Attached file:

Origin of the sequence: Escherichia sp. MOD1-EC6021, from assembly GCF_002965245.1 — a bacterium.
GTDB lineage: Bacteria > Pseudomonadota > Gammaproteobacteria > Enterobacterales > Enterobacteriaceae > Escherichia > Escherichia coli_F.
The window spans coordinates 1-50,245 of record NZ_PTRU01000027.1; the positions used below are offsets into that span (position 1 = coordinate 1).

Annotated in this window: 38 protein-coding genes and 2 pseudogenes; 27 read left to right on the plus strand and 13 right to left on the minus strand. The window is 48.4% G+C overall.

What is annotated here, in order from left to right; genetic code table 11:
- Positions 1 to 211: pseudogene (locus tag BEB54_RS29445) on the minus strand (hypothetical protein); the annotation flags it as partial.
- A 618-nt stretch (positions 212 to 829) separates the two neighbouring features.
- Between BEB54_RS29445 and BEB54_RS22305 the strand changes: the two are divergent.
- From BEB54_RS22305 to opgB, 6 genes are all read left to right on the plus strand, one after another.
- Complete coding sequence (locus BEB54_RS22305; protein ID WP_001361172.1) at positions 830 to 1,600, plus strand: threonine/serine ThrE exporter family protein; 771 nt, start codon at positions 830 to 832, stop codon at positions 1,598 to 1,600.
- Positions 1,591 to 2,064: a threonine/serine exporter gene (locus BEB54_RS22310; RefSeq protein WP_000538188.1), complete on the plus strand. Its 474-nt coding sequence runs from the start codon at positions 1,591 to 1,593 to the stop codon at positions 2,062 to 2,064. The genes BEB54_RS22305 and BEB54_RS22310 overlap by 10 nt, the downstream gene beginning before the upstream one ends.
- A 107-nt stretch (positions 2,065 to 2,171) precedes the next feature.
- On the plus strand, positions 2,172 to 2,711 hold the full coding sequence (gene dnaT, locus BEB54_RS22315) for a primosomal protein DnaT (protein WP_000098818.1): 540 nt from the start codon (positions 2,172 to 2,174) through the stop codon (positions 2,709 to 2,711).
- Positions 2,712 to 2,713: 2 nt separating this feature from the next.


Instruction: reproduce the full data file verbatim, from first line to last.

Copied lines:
Origin of the sequence: Escherichia sp. MOD1-EC6021, from assembly GCF_002965245.1 — a bacterium.
GTDB lineage: Bacteria > Pseudomonadota > Gammaproteobacteria > Enterobacterales > Enterobacteriaceae > Escherichia > Escherichia coli_F.
The window spans coordinates 1-50,245 of record NZ_PTRU01000027.1; the positions used below are offsets into that span (position 1 = coordinate 1).

Annotated in this window: 38 protein-coding genes and 2 pseudogenes; 27 read left to right on the plus strand and 13 right to left on the minus strand. The window is 48.4% G+C overall.

What is annotated here, in order from left to right; genetic code table 11:
- Positions 1 to 211: pseudogene (locus tag BEB54_RS29445) on the minus strand (hypothetical protein); the annotation flags it as partial.
- A 618-nt stretch (positions 212 to 829) separates the two neighbouring features.
- Between BEB54_RS29445 and BEB54_RS22305 the strand changes: the two are divergent.
- From BEB54_RS22305 to opgB, 6 genes are all read left to right on the plus strand, one after another.
- Complete coding sequence (locus BEB54_RS22305; protein ID WP_001361172.1) at positions 830 to 1,600, plus strand: threonine/serine ThrE exporter family protein; 771 nt, start codon at positions 830 to 832, stop codon at positions 1,598 to 1,600.
- Positions 1,591 to 2,064: a threonine/serine exporter gene (locus BEB54_RS22310; RefSeq protein WP_000538188.1), complete on the plus strand. Its 474-nt coding sequence runs from the start codon at positions 1,591 to 1,593 to the stop codon at positions 2,062 to 2,064. The genes BEB54_RS22305 and BEB54_RS22310 overlap by 10 nt, the downstream gene beginning before the upstream one ends.
- A 107-nt stretch (positions 2,065 to 2,171) precedes the next feature.
- On the plus strand, positions 2,172 to 2,711 hold the full coding sequence (gene dnaT, locus BEB54_RS22315) for a primosomal protein DnaT (protein WP_000098818.1): 540 nt from the start codon (positions 2,172 to 2,174) through the stop codon (positions 2,709 to 2,711).
- Positions 2,712 to 2,713: 2 nt separating this feature from the next.